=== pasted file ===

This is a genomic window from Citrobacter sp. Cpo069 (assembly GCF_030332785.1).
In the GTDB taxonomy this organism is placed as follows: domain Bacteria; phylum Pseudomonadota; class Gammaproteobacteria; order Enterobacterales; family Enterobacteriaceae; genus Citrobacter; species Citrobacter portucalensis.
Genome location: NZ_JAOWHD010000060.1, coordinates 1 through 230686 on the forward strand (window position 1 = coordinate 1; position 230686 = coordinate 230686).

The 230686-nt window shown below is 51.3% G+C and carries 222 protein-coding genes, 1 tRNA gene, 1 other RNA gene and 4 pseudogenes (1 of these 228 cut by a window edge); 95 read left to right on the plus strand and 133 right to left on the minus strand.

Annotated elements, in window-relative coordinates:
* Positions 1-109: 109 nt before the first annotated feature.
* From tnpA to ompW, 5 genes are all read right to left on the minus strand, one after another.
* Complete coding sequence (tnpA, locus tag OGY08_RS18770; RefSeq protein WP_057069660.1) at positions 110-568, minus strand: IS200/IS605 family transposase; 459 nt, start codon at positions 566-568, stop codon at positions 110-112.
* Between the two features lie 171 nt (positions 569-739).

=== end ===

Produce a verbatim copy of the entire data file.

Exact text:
This is a genomic window from Citrobacter sp. Cpo069 (assembly GCF_030332785.1).
In the GTDB taxonomy this organism is placed as follows: domain Bacteria; phylum Pseudomonadota; class Gammaproteobacteria; order Enterobacterales; family Enterobacteriaceae; genus Citrobacter; species Citrobacter portucalensis.
Genome location: NZ_JAOWHD010000060.1, coordinates 1 through 230686 on the forward strand (window position 1 = coordinate 1; position 230686 = coordinate 230686).

The 230686-nt window shown below is 51.3% G+C and carries 222 protein-coding genes, 1 tRNA gene, 1 other RNA gene and 4 pseudogenes (1 of these 228 cut by a window edge); 95 read left to right on the plus strand and 133 right to left on the minus strand.

Annotated elements, in window-relative coordinates:
* Positions 1-109: 109 nt before the first annotated feature.
* From tnpA to ompW, 5 genes are all read right to left on the minus strand, one after another.
* Complete coding sequence (tnpA, locus tag OGY08_RS18770; RefSeq protein WP_057069660.1) at positions 110-568, minus strand: IS200/IS605 family transposase; 459 nt, start codon at positions 566-568, stop codon at positions 110-112.
* Between the two features lie 171 nt (positions 569-739).